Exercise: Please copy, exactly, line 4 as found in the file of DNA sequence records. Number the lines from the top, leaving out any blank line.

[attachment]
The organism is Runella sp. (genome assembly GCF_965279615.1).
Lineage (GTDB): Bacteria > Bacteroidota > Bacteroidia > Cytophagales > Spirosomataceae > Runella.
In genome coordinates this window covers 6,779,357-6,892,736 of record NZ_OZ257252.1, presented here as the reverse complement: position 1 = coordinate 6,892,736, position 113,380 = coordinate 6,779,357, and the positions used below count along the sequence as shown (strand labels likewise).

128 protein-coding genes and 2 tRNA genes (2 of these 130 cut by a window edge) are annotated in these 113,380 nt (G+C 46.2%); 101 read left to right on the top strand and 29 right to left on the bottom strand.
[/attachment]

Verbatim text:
128 protein-coding genes and 2 tRNA genes (2 of these 130 cut by a window edge) are annotated in these 113,380 nt (G+C 46.2%); 101 read left to right on the top strand and 29 right to left on the bottom strand.